- Case Report
- Open Access
Papillary glioneuronal tumor: a new entity awaiting inclusion in WHO classification
© Radotra et al; licensee BioMed Central Ltd. 2007
- Received: 19 December 2006
- Accepted: 08 February 2007
- Published: 08 February 2007
Papillary glioneuronal tumor (PGNT) is a recently described lesion of the brain, which is still not included as a separate entity in WHO classification. To date 32 cases of PGNT have been reported in the world literature. We report the 33rd case, a 41-year-old male who presented with pain in the nape of the neck. MRI showed a large, predominantly solid mass involving the cerebral parenchyma of the left temporal and parieto-occipital lobes with extension across the midline. Histologically, it was a mixture of glial and neuronal components. Architecturally, the tumor was notable for its pseudopapillary pattern with hyalinized vessels. PGNT is considered as a low grade neoplasm and surgical excision has been curative in most of the cases. More cases of PGNT need to be reported as they may add further knowledge about its biologic behavior and allow its recognition and classification.
- Glial Fibrillary Acid Protein
- Pilocytic Astrocytoma
- Mural Nodule
- Central Neurocytoma
Tumors of mixed glioneuronal type like gangliocytoma, dysembryoplastic neuroepithelial tumor, ganglioglioma, anaplastic ganglioglioma and central neurocytoma are well recognized in the central nervous system . In the year 1998 a new variant of mixed glioneuronal tumor was described by Komori et al.  which is still not included as a separate entity in the WHO classification. It was composed primarily of glioneuronal elements with prominent pseudopapillary structures. This unusual mixed glioneuronal tumor of the central nervous system was called papillary glioneuronal tumor (PGNT). The pseudopapillae are usually composed of hyalinized vessels covered by a single or stratified layer of glial fibrillary acid protein (GFAP) positive astrocytes. The cells forming neuronal elements include neurocytes, ganglioid cells or ganglion cells within the neuropil which are synaptophysin positive. To date 32 cases of PGNT have been reported in the world literature. We report the 33rd case with a review of the literature.
The presence of angiomatous areas consisting of closely placed smaller and thin walled vessels (Figure 2d) was a unique finding in the present case. These vessels were lined by single layer of endothelial cells with absence of smooth muscle in their wall. These angiomatous areas occupied about one third of the total tumor tissue. In addition a focus of myxoid change was also seen but there were no mature neuronal or ganglionic cells, true or pseudo-rosettes. Mitosis, necrosis and vascular endothelial proliferation were absent.
The PGNT is a low grade neoplasm distinct from previously described variants of mixed glioneuronal tumors because of the prominent pseudopapillary architecture and unique clinical and radiographic features. Analysis of all the reported cases in the literature suggests that this tumor has no sex predilection and can affect any age group (range 4–75 years; mean 28 years) [3, 4]. Seizures are most common and typify temporal lobe tumors, whereas lesions at other sites usually feature headache and nonspecific signs and symptoms. No focal deficits have been reported so far. Occasionally the patient may be asymptomatic [2, 6]. The index case is unusual in the sense that there was no history of seizures despite the temporal location of the tumor. Radiologically it is almost always a cystic lesion, usually with a mural nodule. Size of the tumor may range from 1 cm to 7 cm (mean, 4.6 cm) . The present case differs radiologically from the prior reports in presenting without any obvious cystic change and crossing the midline.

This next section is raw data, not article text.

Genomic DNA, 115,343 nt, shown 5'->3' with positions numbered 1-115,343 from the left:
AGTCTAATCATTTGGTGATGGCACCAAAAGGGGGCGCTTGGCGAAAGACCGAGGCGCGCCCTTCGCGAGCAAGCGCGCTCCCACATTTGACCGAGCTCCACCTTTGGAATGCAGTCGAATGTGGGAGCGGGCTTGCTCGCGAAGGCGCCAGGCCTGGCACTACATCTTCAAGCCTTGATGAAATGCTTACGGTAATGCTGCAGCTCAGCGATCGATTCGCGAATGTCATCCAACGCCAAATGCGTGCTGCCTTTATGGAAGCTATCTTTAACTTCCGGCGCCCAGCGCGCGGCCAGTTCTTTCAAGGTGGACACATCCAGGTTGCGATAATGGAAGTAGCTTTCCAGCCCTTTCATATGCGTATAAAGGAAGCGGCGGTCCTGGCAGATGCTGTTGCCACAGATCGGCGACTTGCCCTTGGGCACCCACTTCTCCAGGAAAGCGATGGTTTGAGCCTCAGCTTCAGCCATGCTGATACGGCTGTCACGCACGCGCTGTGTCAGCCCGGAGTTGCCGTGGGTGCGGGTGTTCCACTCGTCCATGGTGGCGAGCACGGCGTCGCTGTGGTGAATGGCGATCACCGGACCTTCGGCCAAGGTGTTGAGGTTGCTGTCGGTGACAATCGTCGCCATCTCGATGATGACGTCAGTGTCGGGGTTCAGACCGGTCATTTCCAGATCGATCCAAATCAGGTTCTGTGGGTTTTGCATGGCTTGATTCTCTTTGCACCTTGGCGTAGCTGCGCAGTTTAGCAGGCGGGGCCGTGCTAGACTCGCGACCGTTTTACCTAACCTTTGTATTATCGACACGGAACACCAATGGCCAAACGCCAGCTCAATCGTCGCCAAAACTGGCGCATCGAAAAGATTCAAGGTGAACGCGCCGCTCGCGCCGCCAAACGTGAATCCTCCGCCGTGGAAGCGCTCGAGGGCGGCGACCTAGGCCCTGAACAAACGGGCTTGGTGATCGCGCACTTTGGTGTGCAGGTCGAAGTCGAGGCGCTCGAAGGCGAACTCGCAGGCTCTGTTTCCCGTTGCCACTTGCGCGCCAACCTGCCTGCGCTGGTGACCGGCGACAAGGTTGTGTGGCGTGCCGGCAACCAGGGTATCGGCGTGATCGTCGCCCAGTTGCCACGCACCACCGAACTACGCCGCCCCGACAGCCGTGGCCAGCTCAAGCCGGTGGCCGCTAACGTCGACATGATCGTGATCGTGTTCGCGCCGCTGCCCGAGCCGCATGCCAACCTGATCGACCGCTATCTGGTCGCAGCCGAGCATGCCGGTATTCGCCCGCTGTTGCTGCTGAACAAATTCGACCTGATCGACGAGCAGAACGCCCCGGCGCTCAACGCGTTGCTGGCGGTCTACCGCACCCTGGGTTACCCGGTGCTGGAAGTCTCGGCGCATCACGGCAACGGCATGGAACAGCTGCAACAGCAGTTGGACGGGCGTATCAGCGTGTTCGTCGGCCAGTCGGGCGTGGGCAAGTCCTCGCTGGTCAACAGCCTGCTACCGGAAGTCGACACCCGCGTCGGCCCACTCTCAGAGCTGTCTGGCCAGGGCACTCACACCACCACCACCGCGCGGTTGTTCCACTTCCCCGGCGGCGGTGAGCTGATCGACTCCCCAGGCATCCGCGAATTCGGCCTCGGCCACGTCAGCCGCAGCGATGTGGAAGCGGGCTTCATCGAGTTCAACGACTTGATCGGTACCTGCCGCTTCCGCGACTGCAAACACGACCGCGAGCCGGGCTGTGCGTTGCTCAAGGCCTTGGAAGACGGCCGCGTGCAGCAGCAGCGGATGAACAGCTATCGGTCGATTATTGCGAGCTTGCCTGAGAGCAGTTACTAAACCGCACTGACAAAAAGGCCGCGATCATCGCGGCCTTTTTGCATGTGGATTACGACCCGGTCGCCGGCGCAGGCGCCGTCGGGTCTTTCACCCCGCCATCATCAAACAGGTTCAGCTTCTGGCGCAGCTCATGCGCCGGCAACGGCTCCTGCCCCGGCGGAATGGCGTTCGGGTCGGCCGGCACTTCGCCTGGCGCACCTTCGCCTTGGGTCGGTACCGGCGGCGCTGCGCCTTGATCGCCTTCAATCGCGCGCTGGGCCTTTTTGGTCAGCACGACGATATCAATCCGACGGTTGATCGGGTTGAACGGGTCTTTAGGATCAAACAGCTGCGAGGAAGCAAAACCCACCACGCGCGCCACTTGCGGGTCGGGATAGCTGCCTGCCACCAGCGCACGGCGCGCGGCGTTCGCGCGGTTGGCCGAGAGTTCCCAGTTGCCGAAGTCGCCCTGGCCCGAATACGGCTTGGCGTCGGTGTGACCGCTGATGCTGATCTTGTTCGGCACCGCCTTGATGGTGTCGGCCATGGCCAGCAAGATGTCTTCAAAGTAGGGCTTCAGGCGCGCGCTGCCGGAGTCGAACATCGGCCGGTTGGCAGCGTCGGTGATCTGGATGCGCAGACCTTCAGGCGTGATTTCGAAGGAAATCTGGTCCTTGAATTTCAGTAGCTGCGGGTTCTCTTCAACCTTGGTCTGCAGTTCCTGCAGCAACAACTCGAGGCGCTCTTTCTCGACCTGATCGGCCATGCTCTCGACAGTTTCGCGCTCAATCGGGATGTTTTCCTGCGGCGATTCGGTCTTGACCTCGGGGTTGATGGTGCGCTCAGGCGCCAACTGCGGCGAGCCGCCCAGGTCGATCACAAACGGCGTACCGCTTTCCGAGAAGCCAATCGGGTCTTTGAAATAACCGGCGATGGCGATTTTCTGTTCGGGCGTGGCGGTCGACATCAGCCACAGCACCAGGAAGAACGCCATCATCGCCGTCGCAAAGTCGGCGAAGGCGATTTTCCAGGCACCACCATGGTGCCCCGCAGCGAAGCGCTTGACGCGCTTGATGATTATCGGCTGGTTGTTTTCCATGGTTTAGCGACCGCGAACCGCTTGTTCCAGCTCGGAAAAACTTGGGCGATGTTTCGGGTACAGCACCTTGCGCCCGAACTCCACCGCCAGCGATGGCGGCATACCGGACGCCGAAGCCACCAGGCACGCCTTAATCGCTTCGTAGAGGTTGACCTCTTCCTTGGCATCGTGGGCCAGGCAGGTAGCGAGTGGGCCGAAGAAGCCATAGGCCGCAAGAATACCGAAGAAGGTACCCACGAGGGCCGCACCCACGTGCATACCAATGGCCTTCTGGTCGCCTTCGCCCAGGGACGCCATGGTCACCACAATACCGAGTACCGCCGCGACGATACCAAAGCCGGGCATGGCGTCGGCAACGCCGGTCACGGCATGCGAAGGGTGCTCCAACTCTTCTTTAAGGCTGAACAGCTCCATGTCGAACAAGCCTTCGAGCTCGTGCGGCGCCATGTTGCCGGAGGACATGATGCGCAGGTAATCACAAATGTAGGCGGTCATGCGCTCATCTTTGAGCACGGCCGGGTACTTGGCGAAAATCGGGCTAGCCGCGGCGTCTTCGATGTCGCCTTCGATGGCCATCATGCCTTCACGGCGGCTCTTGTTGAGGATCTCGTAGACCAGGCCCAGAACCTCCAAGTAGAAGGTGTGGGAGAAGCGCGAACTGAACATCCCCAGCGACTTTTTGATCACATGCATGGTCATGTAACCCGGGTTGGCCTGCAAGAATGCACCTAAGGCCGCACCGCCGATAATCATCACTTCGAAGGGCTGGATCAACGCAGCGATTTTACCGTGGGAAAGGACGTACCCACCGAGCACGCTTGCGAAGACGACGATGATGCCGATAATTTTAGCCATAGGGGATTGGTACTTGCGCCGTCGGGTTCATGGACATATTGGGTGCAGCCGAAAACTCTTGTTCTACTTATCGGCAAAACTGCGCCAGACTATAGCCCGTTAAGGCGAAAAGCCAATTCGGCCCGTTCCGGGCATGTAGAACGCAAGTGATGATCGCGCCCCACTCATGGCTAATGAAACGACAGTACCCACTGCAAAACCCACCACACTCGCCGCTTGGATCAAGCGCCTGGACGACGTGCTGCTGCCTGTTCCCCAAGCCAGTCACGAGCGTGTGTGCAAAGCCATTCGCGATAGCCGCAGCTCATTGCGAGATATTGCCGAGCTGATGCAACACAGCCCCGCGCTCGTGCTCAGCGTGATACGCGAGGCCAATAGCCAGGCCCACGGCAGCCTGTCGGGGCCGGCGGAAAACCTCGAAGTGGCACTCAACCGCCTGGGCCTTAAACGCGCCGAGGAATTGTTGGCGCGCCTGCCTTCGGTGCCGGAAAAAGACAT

Pathological features of Papillary glioneuronal tumor
Number (n = 33)
Cystic with mural nodule
Biphasic (glial & neural)
Pigment laden macrophages
Mild lymphocytic infiltrate
Differential diagnostic considerations include other neoplasms that may radiologically present as cystic masses with a variably enhancing mural nodule, such as pilocytic astrocytoma and ganglioglioma. The architectural similarities have been noted between PGNT, central neurocytoma and ganglioglioma, however its geographic limitation to the cerebrum suggests a different histogenesis. Other differential diagnoses include ependymoma, extraventricular neurocytic neoplasm and dysembryoplastic neuroepithelial tumor.
Treatment offered to these patients is surgical resection and, if necessary, post operative radio- or chemo-radiotherapy. Follow-up data range from 6 months  to 19 years  and recurrence has been reported in only one case . All the tumors described had only moderate cellularity. Mitosis, necrosis and endothelial proliferation were not seen in any of the cases. MIB-1 labeling index has also been found to be low (0.5%–2.5%, mean 1.3%) [2, 4, 7]. The presence of pseudopapillae, degenerative changes and low MIB-1 labeling index all indicate that PGNTs are generally slow growing and low grade neoplasms and thus, appear to carry a good prognosis. Since there has been a rapid increase in the number of reported cases of PGNT, this entity should be included as a separate category in the WHO classification. This would facilitate its wider recognition and help establish an evidence-based approach to treatment.
In conclusion, we report a rare brain tumor, the PGNT in a 41-year-old male with bilateral involvement without any obvious cystic change. On microscopy there was extensive angiomatous change. To the best of our knowledge these changes have not been reported previously.
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